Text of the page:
Abstract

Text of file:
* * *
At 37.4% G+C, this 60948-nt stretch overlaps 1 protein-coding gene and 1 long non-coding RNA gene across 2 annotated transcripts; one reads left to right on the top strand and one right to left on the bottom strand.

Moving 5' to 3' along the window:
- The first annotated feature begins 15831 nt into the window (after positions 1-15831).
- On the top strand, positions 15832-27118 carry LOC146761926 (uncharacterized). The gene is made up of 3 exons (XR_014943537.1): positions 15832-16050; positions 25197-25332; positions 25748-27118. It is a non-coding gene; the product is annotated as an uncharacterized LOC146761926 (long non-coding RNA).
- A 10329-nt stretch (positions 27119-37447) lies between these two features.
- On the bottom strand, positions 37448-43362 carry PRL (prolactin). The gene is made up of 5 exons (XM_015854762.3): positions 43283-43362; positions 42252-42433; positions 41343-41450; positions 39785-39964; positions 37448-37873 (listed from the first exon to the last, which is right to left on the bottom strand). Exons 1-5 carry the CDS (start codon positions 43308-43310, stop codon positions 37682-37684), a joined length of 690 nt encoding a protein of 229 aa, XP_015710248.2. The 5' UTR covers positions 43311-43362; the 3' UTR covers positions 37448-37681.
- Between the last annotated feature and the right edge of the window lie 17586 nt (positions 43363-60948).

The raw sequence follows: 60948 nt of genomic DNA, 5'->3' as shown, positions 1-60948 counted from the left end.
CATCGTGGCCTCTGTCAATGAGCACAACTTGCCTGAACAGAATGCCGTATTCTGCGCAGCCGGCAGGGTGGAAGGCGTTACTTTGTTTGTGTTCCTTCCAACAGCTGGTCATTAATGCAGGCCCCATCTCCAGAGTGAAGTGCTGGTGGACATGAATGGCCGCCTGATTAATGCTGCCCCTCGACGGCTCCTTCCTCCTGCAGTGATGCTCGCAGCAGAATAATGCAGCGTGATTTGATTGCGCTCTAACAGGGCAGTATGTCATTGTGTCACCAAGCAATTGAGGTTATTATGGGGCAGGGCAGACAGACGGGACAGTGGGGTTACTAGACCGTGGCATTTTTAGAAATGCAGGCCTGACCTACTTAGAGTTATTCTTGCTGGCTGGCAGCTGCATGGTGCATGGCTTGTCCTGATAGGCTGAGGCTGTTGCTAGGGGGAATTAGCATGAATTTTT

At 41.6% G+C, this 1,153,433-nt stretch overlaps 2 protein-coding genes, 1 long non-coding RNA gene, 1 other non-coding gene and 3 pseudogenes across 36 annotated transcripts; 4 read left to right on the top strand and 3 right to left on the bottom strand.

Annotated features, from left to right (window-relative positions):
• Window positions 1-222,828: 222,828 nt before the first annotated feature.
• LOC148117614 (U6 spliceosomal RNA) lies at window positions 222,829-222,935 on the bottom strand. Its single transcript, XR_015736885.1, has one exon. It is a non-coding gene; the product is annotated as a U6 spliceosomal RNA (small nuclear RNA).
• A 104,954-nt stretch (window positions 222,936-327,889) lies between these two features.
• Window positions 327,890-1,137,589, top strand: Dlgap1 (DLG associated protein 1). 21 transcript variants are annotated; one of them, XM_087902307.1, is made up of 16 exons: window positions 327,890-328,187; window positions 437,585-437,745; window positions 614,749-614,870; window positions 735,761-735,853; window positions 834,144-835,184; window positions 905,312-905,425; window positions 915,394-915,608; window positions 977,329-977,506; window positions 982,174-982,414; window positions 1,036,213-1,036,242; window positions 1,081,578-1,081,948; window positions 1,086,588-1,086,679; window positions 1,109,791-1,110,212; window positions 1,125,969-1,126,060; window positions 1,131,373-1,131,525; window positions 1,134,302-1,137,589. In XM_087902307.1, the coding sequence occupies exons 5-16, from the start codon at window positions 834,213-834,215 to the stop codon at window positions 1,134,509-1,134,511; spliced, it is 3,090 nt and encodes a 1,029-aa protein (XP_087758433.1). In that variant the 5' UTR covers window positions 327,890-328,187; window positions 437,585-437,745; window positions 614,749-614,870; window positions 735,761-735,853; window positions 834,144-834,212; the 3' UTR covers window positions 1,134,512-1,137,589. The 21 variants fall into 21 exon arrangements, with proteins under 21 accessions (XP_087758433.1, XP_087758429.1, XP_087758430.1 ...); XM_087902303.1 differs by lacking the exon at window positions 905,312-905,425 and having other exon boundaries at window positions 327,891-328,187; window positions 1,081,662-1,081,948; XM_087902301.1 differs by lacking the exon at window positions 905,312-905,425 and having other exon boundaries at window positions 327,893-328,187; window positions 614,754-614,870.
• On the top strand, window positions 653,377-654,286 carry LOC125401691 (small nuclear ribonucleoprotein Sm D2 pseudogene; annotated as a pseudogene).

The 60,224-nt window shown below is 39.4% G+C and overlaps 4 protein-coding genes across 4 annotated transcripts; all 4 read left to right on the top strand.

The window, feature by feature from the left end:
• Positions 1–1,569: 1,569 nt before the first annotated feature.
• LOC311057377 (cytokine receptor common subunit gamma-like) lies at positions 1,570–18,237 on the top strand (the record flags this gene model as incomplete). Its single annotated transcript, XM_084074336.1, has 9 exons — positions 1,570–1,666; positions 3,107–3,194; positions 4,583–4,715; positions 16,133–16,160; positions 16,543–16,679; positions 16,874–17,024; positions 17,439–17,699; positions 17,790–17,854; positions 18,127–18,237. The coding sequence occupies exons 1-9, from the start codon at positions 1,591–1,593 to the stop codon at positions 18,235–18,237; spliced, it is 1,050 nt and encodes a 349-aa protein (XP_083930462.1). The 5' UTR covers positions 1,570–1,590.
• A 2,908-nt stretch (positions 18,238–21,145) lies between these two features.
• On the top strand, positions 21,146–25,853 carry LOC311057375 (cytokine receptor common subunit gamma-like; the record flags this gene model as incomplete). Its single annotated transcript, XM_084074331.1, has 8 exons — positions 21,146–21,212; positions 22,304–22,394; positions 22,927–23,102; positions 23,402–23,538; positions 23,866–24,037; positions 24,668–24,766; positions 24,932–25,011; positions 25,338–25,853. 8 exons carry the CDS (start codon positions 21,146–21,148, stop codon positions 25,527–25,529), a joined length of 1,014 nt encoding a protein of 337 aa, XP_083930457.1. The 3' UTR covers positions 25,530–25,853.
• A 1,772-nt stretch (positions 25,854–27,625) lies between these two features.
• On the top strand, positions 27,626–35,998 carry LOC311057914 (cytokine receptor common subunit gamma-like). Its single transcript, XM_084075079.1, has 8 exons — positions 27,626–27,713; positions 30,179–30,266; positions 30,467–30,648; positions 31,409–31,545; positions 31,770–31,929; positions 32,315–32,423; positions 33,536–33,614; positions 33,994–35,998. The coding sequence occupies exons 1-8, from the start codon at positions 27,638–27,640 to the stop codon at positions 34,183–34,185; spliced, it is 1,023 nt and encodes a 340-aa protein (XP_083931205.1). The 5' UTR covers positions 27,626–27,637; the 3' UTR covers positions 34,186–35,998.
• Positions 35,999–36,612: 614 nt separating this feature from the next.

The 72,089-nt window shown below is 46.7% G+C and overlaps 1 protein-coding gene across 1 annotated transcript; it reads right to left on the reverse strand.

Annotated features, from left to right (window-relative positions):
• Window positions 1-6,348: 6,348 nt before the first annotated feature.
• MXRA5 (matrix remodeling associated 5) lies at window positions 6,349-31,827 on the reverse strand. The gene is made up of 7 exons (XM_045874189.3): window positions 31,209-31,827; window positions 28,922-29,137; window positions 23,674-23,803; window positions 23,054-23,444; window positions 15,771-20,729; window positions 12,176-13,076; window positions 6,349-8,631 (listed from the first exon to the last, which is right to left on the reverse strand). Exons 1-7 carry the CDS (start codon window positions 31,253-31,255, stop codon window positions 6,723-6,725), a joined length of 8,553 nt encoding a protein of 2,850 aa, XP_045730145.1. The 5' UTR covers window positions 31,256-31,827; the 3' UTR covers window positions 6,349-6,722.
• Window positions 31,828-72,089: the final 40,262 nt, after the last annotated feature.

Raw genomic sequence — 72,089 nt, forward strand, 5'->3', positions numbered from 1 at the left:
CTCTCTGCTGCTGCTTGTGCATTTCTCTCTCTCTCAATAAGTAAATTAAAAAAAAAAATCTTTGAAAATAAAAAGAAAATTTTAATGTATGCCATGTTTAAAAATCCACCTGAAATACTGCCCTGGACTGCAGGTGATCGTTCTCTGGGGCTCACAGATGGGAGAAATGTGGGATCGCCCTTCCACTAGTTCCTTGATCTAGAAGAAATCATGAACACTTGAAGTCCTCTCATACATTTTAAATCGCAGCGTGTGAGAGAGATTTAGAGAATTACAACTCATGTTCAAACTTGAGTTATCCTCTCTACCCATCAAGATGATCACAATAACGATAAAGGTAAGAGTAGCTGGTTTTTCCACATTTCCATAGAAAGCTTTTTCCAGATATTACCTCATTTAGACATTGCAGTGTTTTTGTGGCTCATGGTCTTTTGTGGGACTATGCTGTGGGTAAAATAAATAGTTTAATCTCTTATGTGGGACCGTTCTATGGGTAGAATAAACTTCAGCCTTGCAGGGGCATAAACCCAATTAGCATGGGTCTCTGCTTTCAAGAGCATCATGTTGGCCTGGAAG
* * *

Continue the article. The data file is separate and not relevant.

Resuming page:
Because the world demand for energy is expected to continue growing, exploration is turning to deeper and high-temperature reservoirs. Such reservoirs include fields with high bottom hole static temperatures (BHSTs), such as the Ursa (250°F) and Thunder Horse (280°F) in Gulf of Mexico (GOM). Acid stimulation of such reservoirs at high temperature is a challenging task. Emulsified acid systems are expected to perform better in reservoirs with BHSTs ranging from 275 to 375°F compared to nonretarded acids and gelled acid systems. However, fluid stability and the inhibition of corrosion are major challenges to overcome for successful implementation of this technology. Emulsion instability and the corrosion rate are interrelated, and both increase with higher temperature. Also, fluid stability decreases as a result of corrosion of the metal surfaces. At the same time, an excessive addition of corrosion inhibitor destabilizes the fluid system. Hence, the proper selection and balance between the corrosion inhibitor and emulsifiers are required. Three different types of corrosion inhibitors were evaluated, and an emulsified system was designed with proper optimization of various ingredients, including corrosion inhibitor, an intensifier, and a cationic emulsifier. The system was tested for stability and corrosion loss with static corrosion test using P-110 coupons. After reviewing the literature, it is believed that this emulsified system is the only one to pass static corrosion tests at 275°F for 4 hr and remain stable at 300°F for 2 hr with 28% acid strength. This enables the acid stimulation of carbonate reservoirs having BHSTs up to 300°F while reducing the corrosion rate. As per the study, the effect of the intensifier was different to that found in plain acid, suggesting possible interactions of the additives with the emulsifier. Because fluid stability and the rate of corrosion are interrelated, they should be evaluated together, especially for designing emulsified acid systems for stimulation of very high-temperature carbonate reservoirs.

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